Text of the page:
“It’s supply and demand,” Smith said. “South Walton is appreciating, and it is attracting a certain type of buyer who is desiring that lifestyle despite the cost.”
To make his point, he described a client who listed a 3,800-square-foot condo with floor-to-ceiling glass facing the Gulf in Destin’s Regency Towers for $1.2 million, in order to move farther east toward 30A.
“They cannot find anything that comes close to what they currently have, not even for a half million more,” Smith said. “You can’t find this smack dab on the Gulf with all of the amenities. You are simply going to pay a whole lot more for the privilege of living on 30A.”
Gordon MacLean, a 20-year veteran Realtor who serves as the commercial director for ECAR, was recently in the midst of opening a Destin office for the Tallahassee-based Sperry Van Ness franchise. He says the loosening of purse strings has reactivated the commercial real estate market.
“The biggest change in the past 12 months is that debt is available,” he says. “Now that you can get funding from your local bank there has been an increase in activity in the market.”
MacLean cautions that real estate loans are still being very well underwritten. “They don’t just check your credit score, they audit your whole global picture,” he says, “but in the end there are more approvals which has led to an uptick.”
The upswing in commercial real estate isn’t just at the local level. MacLean says Emerald Coast real estate is attracting buyers at the regional and national level. “We are seeing investors from Birmingham, Atlanta, Memphis even Chicago, because the properties are priced based on a tertiary market, so they are getting a higher yield than they would in a larger market.”
Within the commercial sector, office space is one of the swiftest moving segments. “It was tough for a while, but today we’re seeing more tenants leasing and hiring, which means they are needing more space,” McLean says.
30Avenue, Santa Rosa Beach
Corr Group/Kerri Parker
MacLean points to two mixed-use retail centers on Scenic Highway 30A in Santa Rosa Beach — The Hub and 30Avenue; a planned mixed-use town center at Seascape Resort in Miramar Beach; the sale of TerraMar apartment/condominium complex in Santa Rosa Beach; and the nearly 50,000 square-foot Lowes/Office Depot/Ross retail center listing in Pensacola as recent examples of the upswing.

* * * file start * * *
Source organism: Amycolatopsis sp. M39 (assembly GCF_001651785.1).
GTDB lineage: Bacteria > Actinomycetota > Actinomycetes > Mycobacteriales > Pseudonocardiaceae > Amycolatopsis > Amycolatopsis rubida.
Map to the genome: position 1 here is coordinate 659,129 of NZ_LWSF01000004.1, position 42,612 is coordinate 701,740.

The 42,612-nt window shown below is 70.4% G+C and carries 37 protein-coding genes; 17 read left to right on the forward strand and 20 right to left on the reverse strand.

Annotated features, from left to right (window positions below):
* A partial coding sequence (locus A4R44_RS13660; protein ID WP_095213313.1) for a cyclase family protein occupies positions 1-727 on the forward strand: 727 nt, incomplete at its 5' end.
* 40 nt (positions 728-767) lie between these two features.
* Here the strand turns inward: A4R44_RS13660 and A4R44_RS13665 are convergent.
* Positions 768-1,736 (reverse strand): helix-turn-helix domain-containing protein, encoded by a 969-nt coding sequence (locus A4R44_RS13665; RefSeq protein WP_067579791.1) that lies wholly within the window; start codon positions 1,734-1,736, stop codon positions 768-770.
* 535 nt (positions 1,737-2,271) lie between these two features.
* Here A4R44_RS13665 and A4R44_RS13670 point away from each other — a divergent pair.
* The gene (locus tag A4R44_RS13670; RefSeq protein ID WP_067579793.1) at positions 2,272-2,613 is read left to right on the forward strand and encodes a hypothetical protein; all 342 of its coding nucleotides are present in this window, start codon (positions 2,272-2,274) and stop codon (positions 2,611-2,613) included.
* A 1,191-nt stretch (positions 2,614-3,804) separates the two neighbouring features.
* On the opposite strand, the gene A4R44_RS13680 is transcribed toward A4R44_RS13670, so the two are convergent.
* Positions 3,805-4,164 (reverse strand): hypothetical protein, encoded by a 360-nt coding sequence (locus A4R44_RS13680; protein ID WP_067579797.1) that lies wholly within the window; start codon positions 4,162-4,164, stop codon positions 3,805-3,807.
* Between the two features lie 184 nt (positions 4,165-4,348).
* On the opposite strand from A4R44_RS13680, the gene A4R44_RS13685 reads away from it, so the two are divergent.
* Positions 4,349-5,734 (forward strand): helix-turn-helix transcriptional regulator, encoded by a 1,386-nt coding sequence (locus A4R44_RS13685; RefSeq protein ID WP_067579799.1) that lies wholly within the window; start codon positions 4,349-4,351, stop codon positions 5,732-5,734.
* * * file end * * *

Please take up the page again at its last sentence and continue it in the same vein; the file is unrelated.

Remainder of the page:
There is also the expansion of the Gulf Coast Commercial Mutiple Listing Service, which now spans from 30A to Pensacola, allowing Northwest Florida real estate agents to better serve the growing commercial market. In March, Gulf Coast CMLS reported 1,571 active commercial listings in the Gulf Coast market, an indication the market is back.
At this year’s Florida Realtor Convention & Trade Expo held in Orlando, panels discussed the integral relationship between housing, jobs and wages. Kinkaid counsels that to remain competitive, communities must be progressive on education.
“Okaloosa County is the fourth fastest in growth in the state. We need technical education such as STEM and skilled trade programs in our high schools to keep our workforce here,” she said.
Despite setbacks over the past decade, Realtors insist the future of real estate remains bright for this tourist destination.
“The good news is our beaches are still strong,” Kincaid said, “and one of the most positive things people are still saying is that we are friendly, gracious and welcoming, so that’s good to hear.”
Inland Regions and Less Populated Coastal Towns See Flickers of Progress
By Wendy O. Dixon
As more and more people move away from rural communities to larger cities or suburban communities, agricultural populations are dwindling. Fewer people are seeing rural commercial activities such as farming as a viable economic option, leaving the rural areas struggling. Still, there is a market in Northwest Florida for those who want several acres of land.
Robby Roberts, a second-generation real estate broker for Prudential Jim Roberts Realty, manages a diverse collection of real estate sales in Washington, Holmes, Jackson and Calhoun counties, including farmland, timber tracts, commercial and residential property. Roberts says 2014 was a good year, with a pick-up in the volume of sales.